He did not throw many downfield passes in the second half, but he took the short and intermediate passes that were given to him and picked the defense apart, working his way down the field and putting USC in position to score on two separate occasions. Unfortunately, one of those drives ended in the Slovis fumble. You can check out the full video below.

His worst performance was against a stout Oregon defense in the PAC-12 Championship Game. This one starts off pretty bad from the beginning for Slovis, who throws an interception on the first drive of the game (0:14). This ball may have just gotten away from Slovis, as he throws it right to Deommodore Lenoir. It is thrown way too far to the inside, and his receiver running a comeback route never had a chance at it.

At 1:43, Slovis throws another costly interception. Rather than stepping into the pocket, he continues to back up until the rush finally gets to him. He gets rid of the ball but makes a terrible decision, throwing it to the portion of the field where Oregon had four defenders compared to USC’s one receiver.

The play at 3:19 is a positive example of Slovis using his mobility to move outside the pocket and avoid a sack. He keeps his eyes downfield and finds St. Brown, who comes back toward the ball for a big gain. The following play, USC hurries to the line, and Slovis finds St. Brown wide open downfield, as cornerback Deommodore Lenoir slipped near the first down marker. This drive gave USC some positive energy as the first quarter came to an end.

At 12:45, Slovis shows off his arm strength and downfield accuracy on a pass that should have put USC in position to tie the game. Slovis sees 6’3” Bru McCoy, who could be a day two pick next April, matched up against 5’11” cornerback Mykael Wright one-on-one. Slovis throws another dime, but it goes through McCoy’s hands.

A few plays later at 13:16, we see that the drive ends in another interception by Slovis. It looks as if he was trying to throw the ball away, but he throws the ball right near the sideline, allowing safety Jamal Hill to intercept it before stepping out of bounds. This interception was completely Slovis’ fault, but it should have never gotten to that point. If London would have caught the beautiful pass that Slovis threw to him a couple plays prior to the interception, the Trojans would have had a chance to come back and tie the game. Sadly for USC, that is not how it played out.

You can check out his full performance below.

Many of Slovis’ 2020 highlights come from the games that can be viewed above, but if you want to see his best plays from 2019, you can check out the video below.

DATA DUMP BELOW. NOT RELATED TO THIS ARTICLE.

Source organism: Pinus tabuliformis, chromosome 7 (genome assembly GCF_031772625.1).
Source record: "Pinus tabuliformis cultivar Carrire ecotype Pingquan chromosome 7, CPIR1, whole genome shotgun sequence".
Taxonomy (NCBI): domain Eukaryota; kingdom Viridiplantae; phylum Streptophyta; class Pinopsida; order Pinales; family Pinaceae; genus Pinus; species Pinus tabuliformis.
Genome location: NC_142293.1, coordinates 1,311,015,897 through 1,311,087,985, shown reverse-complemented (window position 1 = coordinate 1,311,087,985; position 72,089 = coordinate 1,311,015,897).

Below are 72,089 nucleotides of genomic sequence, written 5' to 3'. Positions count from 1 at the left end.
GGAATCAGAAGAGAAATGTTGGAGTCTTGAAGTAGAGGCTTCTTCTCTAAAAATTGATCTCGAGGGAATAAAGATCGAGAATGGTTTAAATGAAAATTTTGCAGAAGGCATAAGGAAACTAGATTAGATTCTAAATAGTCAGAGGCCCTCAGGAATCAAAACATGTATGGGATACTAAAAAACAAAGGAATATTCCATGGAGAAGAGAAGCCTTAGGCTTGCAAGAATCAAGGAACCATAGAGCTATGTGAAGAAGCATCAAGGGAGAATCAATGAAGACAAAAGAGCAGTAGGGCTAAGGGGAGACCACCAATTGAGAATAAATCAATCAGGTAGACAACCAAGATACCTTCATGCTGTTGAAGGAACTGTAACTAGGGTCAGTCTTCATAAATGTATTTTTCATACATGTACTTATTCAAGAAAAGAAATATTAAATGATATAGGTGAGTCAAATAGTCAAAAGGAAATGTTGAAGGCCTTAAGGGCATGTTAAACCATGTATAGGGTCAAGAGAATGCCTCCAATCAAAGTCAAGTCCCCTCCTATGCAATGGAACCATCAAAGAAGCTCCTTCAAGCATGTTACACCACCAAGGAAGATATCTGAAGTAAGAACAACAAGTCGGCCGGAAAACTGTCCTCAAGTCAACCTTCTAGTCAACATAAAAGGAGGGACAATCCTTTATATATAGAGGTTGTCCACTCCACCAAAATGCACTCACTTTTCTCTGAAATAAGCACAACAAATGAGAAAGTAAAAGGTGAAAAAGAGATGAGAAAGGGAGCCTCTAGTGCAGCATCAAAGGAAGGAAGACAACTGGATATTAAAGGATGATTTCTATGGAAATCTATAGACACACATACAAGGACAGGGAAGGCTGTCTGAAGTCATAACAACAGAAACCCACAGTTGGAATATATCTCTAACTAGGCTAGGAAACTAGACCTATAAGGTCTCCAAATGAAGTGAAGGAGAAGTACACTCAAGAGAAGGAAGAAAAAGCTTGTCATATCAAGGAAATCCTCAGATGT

NFL Comparison: Josh Rosen

Josh Rosen was considered the most “NFL-ready” quarterback in his class due to his accuracy and solid arm. However, Rosen could not consistently keep the turnovers away and did not have the mobility to make plays with his feet. That is also the case with Slovis. While I think Slovis has a decent arm and good accuracy when he has time to throw, he does not have the mobility to gain yards on the ground when nothing is open in the passing game. Rosen could move around in the pocket, but he also lacked the awareness to sense oncoming pass rushers. When Slovis is on, he looks like a poor-man’s Aaron Rodgers extending plays and making accurate throws down the field, but considering all the talent that was put around him and the amount of turnovers he still commits, I do not think he ever becomes an elite quarterback. The flashes of greatness we have seen are few and far between, and his nagging shoulder injuries may prevent him from ever regaining his entire arm strength.

How would he fit with the Steelers?

When you look at what the Steelers tend to like in their quarterback, Slovis actually checks a lot of boxes. He has prototypical size and is primarily a pocket passer. The Steelers generally like drafting younger prospects early in drafts as well, and Slovis does not turn 21 until just a couple weeks before the 2022 draft. This would lead one to believe that there is a lot of room for Slovis to grow as a quarterback, but outside of his shoulder continuing to heal, there is not much that Slovis can really do to become more dynamic. He may be able to cut back on turnovers as he develops, but he lacks speed as a runner, and his arm will probably never be considered “elite.” Maybe he proves me wrong with a fantastic 2021 season, but as of now, I do not see him as a guy who would bring anything to the table that Mason Rudolph does not bring already.

But what do you think? Is Slovis a prospect that could fit what the Steelers want in their next franchise quarterback? Should the Steelers consider taking him if he falls to them? Be sure to share your thoughts on Slovis and anything else NFL Draft related in the comment section below, and stay tuned to BTSC for the latest news and updates surrounding the Pittsburgh Steelers.